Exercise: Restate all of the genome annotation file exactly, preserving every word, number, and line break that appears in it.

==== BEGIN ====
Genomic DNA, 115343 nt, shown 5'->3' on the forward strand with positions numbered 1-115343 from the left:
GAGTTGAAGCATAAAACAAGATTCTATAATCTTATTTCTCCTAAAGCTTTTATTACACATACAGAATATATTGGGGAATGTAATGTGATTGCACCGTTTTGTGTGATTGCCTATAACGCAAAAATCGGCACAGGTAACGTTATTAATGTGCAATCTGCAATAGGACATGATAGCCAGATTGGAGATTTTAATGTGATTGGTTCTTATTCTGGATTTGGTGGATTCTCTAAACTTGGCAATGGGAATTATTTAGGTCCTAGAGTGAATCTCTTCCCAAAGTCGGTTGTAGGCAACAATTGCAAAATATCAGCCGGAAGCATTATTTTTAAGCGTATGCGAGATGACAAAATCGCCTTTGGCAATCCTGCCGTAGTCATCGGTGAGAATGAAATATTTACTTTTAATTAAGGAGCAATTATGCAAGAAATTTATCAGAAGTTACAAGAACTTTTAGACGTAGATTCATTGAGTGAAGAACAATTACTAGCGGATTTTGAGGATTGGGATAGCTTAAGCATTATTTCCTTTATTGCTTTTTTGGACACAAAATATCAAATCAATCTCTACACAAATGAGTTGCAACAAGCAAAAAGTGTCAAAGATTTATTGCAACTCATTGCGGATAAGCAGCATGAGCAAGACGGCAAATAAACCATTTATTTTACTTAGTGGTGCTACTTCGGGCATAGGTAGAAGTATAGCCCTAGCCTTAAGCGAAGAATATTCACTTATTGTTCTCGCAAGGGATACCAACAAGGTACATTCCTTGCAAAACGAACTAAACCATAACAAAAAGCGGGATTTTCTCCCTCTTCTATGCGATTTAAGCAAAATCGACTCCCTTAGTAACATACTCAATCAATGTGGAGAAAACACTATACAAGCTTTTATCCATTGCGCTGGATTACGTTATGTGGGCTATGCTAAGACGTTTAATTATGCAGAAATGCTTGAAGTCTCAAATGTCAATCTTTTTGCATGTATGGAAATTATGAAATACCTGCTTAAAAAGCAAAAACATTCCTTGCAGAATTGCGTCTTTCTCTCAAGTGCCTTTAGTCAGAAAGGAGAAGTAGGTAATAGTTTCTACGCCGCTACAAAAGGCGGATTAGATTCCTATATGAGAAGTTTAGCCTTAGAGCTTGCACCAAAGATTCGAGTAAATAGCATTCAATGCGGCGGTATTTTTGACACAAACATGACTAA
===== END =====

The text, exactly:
Genomic DNA, 115343 nt, shown 5'->3' on the forward strand with positions numbered 1-115343 from the left:
GAGTTGAAGCATAAAACAAGATTCTATAATCTTATTTCTCCTAAAGCTTTTATTACACATACAGAATATATTGGGGAATGTAATGTGATTGCACCGTTTTGTGTGATTGCCTATAACGCAAAAATCGGCACAGGTAACGTTATTAATGTGCAATCTGCAATAGGACATGATAGCCAGATTGGAGATTTTAATGTGATTGGTTCTTATTCTGGATTTGGTGGATTCTCTAAACTTGGCAATGGGAATTATTTAGGTCCTAGAGTGAATCTCTTCCCAAAGTCGGTTGTAGGCAACAATTGCAAAATATCAGCCGGAAGCATTATTTTTAAGCGTATGCGAGATGACAAAATCGCCTTTGGCAATCCTGCCGTAGTCATCGGTGAGAATGAAATATTTACTTTTAATTAAGGAGCAATTATGCAAGAAATTTATCAGAAGTTACAAGAACTTTTAGACGTAGATTCATTGAGTGAAGAACAATTACTAGCGGATTTTGAGGATTGGGATAGCTTAAGCATTATTTCCTTTATTGCTTTTTTGGACACAAAATATCAAATCAATCTCTACACAAATGAGTTGCAACAAGCAAAAAGTGTCAAAGATTTATTGCAACTCATTGCGGATAAGCAGCATGAGCAAGACGGCAAATAAACCATTTATTTTACTTAGTGGTGCTACTTCGGGCATAGGTAGAAGTATAGCCCTAGCCTTAAGCGAAGAATATTCACTTATTGTTCTCGCAAGGGATACCAACAAGGTACATTCCTTGCAAAACGAACTAAACCATAACAAAAAGCGGGATTTTCTCCCTCTTCTATGCGATTTAAGCAAAATCGACTCCCTTAGTAACATACTCAATCAATGTGGAGAAAACACTATACAAGCTTTTATCCATTGCGCTGGATTACGTTATGTGGGCTATGCTAAGACGTTTAATTATGCAGAAATGCTTGAAGTCTCAAATGTCAATCTTTTTGCATGTATGGAAATTATGAAATACCTGCTTAAAAAGCAAAAACATTCCTTGCAGAATTGCGTCTTTCTCTCAAGTGCCTTTAGTCAGAAAGGAGAAGTAGGTAATAGTTTCTACGCCGCTACAAAAGGCGGATTAGATTCCTATATGAGAAGTTTAGCCTTAGAGCTTGCACCAAAGATTCGAGTAAATAGCATTCAATGCGGCGGTATTTTTGACACAAACATGACTAA